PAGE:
As many of you know, I work for a triathlon series called Rev3 (amazing organization BTW). This past weekend, we had a race in Portland, OR. My duties include providing ART as well as recruiting other ART providers to come out to the triathlons and supervise them. During the weekend, I had a conversation with some of the ART providers about the pro triathletes and all the other athletes. There was a general sentiment that most triathletes and spectators drool and cheer for the pro triathletes however, there are some triathletes who probably deserve more accolades. During this Portland race there was an older gentleman (>70 y.o.) who was out alone - last on the course, working harder than pretty much any other triathlete. Keep in mind he had to swim, bike and run 70.3 miles. Long after the vendors, ART providers, spectators and other athletes had left, "Robert" was still out on the course, struggling. With 2 miles left he wanted to quit. Our Rev3 staff told him that as long as he was willing to finish, we would keep the finish line open for him and the music playing (well past the cutoff time). He looked up and said "let's go!" and started down the road again. So, as the Rev3 crew was taking down the tents, we all left the finish line, finish shoot, music and announcing up for Robert to show him our support. I took a video with my iPhone (see below - you can watch it in HD). It was pretty awesome! So what's my point, and why am I telling you about this? I guess because I was inspired by a guy who toughed it out maybe more than anyone else on the day, but you'll never read about his effort. The point here is: it's not always about the fastest, leanest person out there. Sometimes toughness is not measured by your finishing time. Congrats to Robert, and also to J.D. who stayed with Robert through every swim stroke, pedal turn and run stride of the race.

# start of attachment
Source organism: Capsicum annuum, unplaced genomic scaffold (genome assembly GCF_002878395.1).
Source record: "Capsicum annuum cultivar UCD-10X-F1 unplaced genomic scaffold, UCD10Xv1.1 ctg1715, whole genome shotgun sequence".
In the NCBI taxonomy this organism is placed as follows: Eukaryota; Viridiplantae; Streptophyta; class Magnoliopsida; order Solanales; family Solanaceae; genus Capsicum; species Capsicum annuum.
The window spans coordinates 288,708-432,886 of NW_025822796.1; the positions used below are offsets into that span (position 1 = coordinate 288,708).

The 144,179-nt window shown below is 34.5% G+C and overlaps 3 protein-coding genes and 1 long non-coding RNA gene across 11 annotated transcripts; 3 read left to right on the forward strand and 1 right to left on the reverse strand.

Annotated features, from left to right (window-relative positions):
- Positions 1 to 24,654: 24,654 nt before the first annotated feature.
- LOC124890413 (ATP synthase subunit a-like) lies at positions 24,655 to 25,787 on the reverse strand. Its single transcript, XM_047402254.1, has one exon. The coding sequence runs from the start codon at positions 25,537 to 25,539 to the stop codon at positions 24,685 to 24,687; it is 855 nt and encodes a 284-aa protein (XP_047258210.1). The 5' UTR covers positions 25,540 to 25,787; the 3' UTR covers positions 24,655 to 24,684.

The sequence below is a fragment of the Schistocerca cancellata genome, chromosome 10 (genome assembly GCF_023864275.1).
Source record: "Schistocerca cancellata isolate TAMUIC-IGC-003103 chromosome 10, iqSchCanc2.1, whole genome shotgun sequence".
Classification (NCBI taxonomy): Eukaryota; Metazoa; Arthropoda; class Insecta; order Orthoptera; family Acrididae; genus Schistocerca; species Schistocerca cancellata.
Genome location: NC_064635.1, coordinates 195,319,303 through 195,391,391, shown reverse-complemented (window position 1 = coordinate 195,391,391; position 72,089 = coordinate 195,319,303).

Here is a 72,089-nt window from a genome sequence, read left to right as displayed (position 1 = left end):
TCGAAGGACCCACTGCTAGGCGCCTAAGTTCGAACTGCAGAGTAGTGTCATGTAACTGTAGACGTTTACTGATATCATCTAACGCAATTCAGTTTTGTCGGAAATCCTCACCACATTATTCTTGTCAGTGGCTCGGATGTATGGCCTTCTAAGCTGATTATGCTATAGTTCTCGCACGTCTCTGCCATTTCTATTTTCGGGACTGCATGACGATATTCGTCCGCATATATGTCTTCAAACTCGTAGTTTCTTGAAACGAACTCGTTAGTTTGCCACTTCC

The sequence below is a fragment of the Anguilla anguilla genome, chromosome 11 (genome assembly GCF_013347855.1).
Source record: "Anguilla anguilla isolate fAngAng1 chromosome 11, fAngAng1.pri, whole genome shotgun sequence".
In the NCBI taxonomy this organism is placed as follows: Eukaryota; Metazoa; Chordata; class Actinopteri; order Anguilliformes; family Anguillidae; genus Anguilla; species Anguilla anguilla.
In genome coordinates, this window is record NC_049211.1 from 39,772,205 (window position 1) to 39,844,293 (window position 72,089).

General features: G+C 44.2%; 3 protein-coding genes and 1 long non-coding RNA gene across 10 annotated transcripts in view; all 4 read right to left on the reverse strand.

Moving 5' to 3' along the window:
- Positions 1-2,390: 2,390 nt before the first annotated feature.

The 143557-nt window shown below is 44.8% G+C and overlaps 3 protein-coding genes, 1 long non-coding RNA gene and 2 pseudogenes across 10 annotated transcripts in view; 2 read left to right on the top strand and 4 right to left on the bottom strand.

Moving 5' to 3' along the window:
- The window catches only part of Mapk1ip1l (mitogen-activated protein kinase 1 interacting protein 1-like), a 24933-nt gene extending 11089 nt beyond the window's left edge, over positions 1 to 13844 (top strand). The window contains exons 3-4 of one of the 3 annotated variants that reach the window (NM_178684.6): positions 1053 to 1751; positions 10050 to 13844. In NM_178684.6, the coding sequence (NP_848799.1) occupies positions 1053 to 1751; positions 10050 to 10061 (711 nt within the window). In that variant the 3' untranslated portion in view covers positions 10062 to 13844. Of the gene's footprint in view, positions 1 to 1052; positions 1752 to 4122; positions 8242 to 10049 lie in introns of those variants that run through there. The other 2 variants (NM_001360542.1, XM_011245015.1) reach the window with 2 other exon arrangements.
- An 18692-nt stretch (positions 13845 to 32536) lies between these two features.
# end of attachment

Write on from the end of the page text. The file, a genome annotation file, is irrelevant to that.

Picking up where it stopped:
Article contributed by Dr. Kevin Maggs. Dr. Maggs is a provider and owner of Active Spine and Sport. He attended the University of Waterloo in Canada for Kinesiology and then went on to the National College of Chiropractic in Chicago where he graduated in 1995 and has been in practice for 14 years in Virginia. As an Active Release Techniques provider, he has reached the highest level of certification possible and has been practicing ART for many years.